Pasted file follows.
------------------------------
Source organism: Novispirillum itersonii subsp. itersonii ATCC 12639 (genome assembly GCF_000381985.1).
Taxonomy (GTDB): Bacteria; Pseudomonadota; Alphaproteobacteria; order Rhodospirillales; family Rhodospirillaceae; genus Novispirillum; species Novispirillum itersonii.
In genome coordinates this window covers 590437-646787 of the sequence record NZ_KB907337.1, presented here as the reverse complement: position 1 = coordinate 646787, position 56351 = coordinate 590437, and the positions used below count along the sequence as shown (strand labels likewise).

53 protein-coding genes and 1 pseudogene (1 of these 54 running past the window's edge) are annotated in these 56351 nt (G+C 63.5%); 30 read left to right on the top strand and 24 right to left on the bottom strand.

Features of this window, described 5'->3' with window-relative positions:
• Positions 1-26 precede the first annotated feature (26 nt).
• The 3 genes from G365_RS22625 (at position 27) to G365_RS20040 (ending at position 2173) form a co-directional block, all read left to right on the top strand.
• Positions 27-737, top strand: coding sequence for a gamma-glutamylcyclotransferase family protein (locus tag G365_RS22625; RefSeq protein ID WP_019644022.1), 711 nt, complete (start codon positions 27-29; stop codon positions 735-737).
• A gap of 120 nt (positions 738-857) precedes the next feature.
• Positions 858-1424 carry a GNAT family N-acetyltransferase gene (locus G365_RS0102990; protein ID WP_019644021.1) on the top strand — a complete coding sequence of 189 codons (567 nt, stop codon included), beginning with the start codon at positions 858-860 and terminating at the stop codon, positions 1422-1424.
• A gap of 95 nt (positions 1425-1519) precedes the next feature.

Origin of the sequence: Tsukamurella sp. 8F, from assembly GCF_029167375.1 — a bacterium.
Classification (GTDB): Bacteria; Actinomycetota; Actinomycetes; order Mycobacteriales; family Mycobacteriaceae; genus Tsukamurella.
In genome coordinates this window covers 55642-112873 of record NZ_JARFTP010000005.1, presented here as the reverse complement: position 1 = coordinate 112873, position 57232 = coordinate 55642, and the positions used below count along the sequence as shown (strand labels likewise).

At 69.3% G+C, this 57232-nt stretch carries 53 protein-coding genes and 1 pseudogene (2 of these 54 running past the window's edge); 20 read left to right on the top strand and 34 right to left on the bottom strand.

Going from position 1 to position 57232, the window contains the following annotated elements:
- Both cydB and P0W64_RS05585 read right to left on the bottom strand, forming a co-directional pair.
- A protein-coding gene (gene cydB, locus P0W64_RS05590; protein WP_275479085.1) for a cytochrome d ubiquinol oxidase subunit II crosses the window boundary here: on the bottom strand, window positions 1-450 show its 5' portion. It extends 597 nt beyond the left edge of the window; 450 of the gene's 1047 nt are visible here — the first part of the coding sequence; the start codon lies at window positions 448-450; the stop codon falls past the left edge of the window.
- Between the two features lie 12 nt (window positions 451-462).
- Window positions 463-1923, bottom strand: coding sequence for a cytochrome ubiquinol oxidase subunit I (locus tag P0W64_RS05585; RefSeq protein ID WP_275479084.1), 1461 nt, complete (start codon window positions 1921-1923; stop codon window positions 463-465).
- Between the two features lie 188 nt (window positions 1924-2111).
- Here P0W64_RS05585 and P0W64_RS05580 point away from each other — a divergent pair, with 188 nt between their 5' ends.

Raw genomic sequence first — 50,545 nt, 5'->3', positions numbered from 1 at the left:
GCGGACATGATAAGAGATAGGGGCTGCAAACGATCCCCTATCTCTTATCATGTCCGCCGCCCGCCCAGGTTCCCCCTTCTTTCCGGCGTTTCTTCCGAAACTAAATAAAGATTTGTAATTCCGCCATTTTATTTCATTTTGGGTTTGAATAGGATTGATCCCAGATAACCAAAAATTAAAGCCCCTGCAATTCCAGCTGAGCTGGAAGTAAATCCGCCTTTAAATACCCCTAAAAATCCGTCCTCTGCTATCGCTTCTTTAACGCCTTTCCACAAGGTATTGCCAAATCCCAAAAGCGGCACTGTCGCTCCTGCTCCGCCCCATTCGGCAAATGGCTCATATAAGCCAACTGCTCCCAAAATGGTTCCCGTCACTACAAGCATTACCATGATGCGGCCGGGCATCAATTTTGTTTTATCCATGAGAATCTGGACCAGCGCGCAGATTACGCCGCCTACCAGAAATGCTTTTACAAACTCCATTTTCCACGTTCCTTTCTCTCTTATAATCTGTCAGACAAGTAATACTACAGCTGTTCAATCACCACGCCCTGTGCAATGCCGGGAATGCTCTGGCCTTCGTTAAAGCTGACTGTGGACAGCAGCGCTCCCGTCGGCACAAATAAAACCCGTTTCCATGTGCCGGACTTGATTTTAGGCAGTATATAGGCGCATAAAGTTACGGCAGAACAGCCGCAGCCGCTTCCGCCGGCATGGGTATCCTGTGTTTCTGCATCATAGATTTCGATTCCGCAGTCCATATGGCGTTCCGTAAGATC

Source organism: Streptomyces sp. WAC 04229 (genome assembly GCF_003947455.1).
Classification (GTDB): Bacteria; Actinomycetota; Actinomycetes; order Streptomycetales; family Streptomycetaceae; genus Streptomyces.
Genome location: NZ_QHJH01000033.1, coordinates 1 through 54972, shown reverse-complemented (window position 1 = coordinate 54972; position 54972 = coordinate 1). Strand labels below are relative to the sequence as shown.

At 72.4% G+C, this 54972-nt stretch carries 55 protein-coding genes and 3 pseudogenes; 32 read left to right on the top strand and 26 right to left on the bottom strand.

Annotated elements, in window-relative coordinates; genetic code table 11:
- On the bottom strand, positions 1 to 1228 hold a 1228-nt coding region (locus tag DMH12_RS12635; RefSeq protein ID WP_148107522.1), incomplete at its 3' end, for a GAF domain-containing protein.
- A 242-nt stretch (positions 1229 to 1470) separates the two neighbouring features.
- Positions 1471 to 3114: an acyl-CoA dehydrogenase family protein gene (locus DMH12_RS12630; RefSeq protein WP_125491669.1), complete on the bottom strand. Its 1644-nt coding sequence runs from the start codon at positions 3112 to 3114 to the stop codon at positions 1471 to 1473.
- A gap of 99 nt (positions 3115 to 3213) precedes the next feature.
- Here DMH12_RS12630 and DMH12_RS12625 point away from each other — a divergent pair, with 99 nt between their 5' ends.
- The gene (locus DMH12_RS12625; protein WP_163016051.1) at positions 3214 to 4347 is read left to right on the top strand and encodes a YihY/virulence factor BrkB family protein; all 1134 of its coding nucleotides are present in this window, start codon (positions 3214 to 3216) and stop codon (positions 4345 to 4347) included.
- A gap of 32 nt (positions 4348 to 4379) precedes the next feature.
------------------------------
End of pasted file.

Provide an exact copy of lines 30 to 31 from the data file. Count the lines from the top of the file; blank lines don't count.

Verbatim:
- On the bottom strand, positions 1 to 1228 hold a 1228-nt coding region (locus tag DMH12_RS12635; RefSeq protein ID WP_148107522.1), incomplete at its 3' end, for a GAF domain-containing protein.
- A 242-nt stretch (positions 1229 to 1470) separates the two neighbouring features.